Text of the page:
What’s remarkable about 160-125 in EITHER place is that it’s 160-125. Not, as odds would probably dictate over any random sample of 285 Met games, more or less the opposite. Or do you somehow maybe even a little subconsciously pick teams they are more likely to beat. No, wait, then you wouldn’t have gone last night…

    Nice work. You may very well be in 1st place of all Met fans who have attended 570 or more games, career.

  • Harvey Poris

    Greg’s records are surprising, however, the Mets do have winning records at both venues. At Shea, they were 1,859-1,713 and at Citi 501-494. Now if he had a winning record at the Polo Grounds, that would be Amazin’. The Metsies were 56-105 at there.

  • dmg

    While it’s true a game of baseball contains the possibility of showing us something we’ve never seen before, I’d not included the scoreboard in that calculus. Until last night. Thanks for making an otherwise tedious evening (all the Mets’ limitations on well-worn display) into a memorable one, Greg.

  • eric1973

    Saw the Mets 1986 show last nite, 4 hours straight, and found it Excellent and Exhausting (Greg–Telegenic as usual!). No wonder they did not win in ’87. All were still hungover from ’86. What a bunch of irresponsible underachieving jerks.

    Cashen was right: Nobody let us down more than Strawberry and Gooden. And Cashen was wrong in getting rid of Knight and Mitchell. He did not understand the value of HEART.

    Loved McReynolds. He did something good every day. Straw was right, that McR and Hojo had the attitude of “Whatever.”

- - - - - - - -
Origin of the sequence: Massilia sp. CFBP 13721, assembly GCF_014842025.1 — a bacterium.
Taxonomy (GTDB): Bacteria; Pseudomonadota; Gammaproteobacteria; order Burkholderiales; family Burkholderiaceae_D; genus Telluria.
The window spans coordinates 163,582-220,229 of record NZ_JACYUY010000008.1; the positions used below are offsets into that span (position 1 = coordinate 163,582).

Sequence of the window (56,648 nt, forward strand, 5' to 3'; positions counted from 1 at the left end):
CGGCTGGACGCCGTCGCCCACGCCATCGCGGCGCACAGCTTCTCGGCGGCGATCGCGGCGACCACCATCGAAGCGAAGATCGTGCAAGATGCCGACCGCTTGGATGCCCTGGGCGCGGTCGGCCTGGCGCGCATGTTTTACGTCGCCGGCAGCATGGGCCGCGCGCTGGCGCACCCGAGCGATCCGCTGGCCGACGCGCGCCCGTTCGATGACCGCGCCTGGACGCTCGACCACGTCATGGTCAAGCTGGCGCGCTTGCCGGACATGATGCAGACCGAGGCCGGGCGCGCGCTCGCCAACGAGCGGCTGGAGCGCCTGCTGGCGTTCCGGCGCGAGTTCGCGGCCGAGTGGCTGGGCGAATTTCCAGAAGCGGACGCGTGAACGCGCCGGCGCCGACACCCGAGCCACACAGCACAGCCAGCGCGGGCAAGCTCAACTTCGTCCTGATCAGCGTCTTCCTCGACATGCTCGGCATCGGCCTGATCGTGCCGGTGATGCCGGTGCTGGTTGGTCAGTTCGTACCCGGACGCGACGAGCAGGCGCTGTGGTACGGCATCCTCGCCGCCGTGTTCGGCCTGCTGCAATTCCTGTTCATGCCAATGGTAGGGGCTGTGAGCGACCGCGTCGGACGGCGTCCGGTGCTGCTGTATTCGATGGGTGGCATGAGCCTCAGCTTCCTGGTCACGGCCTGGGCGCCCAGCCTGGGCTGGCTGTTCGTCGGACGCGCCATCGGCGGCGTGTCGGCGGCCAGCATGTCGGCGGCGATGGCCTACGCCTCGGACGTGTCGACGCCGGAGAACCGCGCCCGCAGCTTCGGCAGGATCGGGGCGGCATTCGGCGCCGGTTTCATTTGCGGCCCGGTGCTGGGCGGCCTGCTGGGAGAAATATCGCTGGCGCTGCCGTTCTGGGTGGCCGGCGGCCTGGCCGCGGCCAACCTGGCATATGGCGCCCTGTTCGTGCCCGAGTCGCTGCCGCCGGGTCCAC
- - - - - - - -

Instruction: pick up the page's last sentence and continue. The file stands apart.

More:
I’ll never forget when Whitey and Pena took Hojo’s bat right out of his hands to check for illegalities, and Hojo just stood there like a little kid.

    Sparky was right when he said:
    “I would not want to be in a foxhole with Howard Johnson.”

    Oh, and on Rojas pinch-hitting Davis for McNeil: Guess Almora and Mazeika were both unavailable. You got a brain too late, Luis.

  • Eric

    Greg, bottom of the 4th inning, did you think Alonso could and should have tagged up and scored on the McNeil out?

    Braves lost again, which I point out to emphasize that the Braves and the Phillies, if they end up using this series to catch up, have not been running away with the division since they pulled ahead of the Mets. It’s a ‘You had to be there’ kind of distinction, but they haven’t been better teams. The Mets have been worse.

  • eric1973

    Rojas says it is “unrealistic” for starters to go 7 or more, and for relievers to go more than 1 inning.

    That is because this is how YOU and your analytics team trained them to perform.

    All YOUR doing, all YOUR nonsense.

  • open the gates

    Re Rojas and his junior analytics team:

    The first Met games I attended as a kid was a doubleheader in ’83. Both games went 12 innings. The first game became a bullpen game because Walt Terrell couldn’t make it out of the first inning. In the second game, an aging Mike Torrez pitched 10 innings of shutout baseball. Jesse Orosco won both games in relief, pitching multiple innings in each games.

    Luis and his geniuses would have lost both games. No question. The Mets manager at the time (I think it was Frank Howard) played to win. These guys play to protect their investments.